TTL computing

From: Richard Erlacher <>
Date: Mon Apr 15 13:36:30 2002

True enough, but the concept was cooked up by someone in their back room or
lab back in the days when TTL was still leading edge technology, and nowadays,
the most common remark about TTL is preceded by "where can I get a ..."


----- Original Message -----
From: "Tim Walls" <>
To: <>
Sent: Monday, April 15, 2002 7:19 AM
Subject: Re: TTL computing

> >From: "Richard Erlacher" <>
> >Date: Mon Apr 15, 2002 03:45:30 am Europe/London
> >
> >> Actually, I can see one way that there could be a benefit from
> >> using TTL....
> >>
> >> The current advances in processor speed have come largely from just
> >> increasing the clock rate. There haven't been any major changes in CPU
> >> design to use those clock cylces more efficiently....
> >
> >That's only a small part of the acceleration. The use of multiple
> piplelines
> >accounts for much of the performance increase along with increased
> >datapath width, and other little features. The gradual increase in
> interest in
> >parallelism is also going to help quite a bit, so we'll be seeing even more
> >pipelines in the future.
> >
> >> But somebody stuck with old, slow, TTL, just might hit on some way to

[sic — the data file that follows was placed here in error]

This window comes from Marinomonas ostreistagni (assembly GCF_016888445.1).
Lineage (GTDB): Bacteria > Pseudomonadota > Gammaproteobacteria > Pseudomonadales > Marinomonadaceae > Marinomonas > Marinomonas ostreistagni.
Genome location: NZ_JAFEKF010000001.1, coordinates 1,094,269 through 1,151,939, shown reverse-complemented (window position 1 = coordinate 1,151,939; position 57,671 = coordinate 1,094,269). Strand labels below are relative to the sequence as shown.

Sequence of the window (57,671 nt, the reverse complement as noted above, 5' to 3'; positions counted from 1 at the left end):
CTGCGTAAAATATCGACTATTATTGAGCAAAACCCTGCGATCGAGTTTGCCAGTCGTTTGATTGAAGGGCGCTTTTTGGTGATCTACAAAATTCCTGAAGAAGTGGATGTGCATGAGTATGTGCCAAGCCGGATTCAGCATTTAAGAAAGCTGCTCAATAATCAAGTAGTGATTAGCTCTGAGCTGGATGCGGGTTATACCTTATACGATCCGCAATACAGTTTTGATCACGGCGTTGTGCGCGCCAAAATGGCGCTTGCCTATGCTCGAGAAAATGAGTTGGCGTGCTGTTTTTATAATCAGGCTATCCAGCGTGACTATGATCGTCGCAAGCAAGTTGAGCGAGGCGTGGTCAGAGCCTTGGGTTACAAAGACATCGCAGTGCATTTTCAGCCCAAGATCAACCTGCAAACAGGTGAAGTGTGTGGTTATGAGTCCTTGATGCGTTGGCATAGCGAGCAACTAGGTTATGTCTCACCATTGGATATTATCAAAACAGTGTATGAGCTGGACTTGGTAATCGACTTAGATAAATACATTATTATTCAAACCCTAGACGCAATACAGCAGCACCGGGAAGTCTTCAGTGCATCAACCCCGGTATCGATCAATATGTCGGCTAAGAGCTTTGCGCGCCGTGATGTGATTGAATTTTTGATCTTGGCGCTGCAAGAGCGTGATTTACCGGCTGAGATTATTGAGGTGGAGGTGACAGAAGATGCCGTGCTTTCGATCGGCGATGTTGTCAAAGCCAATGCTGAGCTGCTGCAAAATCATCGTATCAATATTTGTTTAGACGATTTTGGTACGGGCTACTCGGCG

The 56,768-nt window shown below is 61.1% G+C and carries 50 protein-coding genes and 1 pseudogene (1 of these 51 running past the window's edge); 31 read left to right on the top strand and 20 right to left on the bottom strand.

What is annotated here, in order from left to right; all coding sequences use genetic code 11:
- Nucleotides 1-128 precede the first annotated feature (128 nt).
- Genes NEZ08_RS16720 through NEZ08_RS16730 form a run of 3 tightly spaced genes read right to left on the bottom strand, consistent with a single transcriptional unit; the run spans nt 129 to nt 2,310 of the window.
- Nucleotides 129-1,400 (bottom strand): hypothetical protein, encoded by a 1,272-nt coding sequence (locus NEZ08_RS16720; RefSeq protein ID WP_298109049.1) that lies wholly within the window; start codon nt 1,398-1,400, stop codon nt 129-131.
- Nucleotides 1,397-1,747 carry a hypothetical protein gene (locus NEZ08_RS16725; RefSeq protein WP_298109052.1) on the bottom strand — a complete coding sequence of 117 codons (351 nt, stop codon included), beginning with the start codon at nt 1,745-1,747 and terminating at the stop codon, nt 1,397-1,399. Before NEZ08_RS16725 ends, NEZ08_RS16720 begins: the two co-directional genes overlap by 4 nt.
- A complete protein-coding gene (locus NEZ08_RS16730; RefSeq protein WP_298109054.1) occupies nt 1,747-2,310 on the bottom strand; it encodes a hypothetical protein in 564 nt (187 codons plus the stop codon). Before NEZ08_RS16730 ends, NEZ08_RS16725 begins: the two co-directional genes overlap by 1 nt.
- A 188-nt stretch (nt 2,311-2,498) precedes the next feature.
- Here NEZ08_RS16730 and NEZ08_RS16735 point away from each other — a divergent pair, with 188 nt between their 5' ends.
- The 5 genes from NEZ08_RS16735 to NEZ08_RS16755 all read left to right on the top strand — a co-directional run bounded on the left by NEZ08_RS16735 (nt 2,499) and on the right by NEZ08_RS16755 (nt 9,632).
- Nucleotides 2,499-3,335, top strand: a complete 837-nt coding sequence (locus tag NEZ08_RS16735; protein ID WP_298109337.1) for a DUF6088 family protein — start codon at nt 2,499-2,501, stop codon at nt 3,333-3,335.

> get
> >> more performance out of it (because it's all they've got, and they need
> >> the performnce). The trick they discover just might also be useful to
> >> speed up ASICs (or FPGAs, or ...)
> >>
> >And just exactly HOW would they extract more performance from it? A new
> >architecture would require new software, both in development tools
> >and in OS and as applications. Just verifying that their innovation would
> >take several hundred lifetimes, and the generation of a full set of
> software
> >would take that one individual working alone, until well after the next
> big-bang.
> I've been keeping out of this conversation so far 'cos I'm not qualified
> to comment on much of it <grin>, but this statement strikes me as just
> being Plain Wrong.
> Your own example of pipelines is a perfectly good example of
> something which could easily have been invented by someone
> in their back room building a processor out of TTL. OK, the resultant
> processor would not be commercially viable, but it would serve
> perfectly well to demonstrate the theoretical concept and a
> practical embodiment of it. Enough for the patent application you'd
> file before taking it to Intel to commercialise, for example!
> The argument that anyone interested in new architectures is wasting
> their time ('mentally masturbating' as you so delicately put it,) is
> entirely specious IMHO. The first stage is always proof of concept,
> commercialisation is an entirely different game. I doubt the
> researchers on quantum computers are going to give up and go
> home because the first devices they produce are the size of
> a room, require liquid nitrogen to run and - heaven forfend - don't
> run Windows 2000 or Microsoft Office. If a new architecture
> offers significant enough benefits, the software support and
> everything else necessary to capitalise on it will follow.
> Cheers,
> Tim.
> --
> Tim Walls at home in Croydon - Reply to
Received on Mon Apr 15 2002 - 13:36:30 BST

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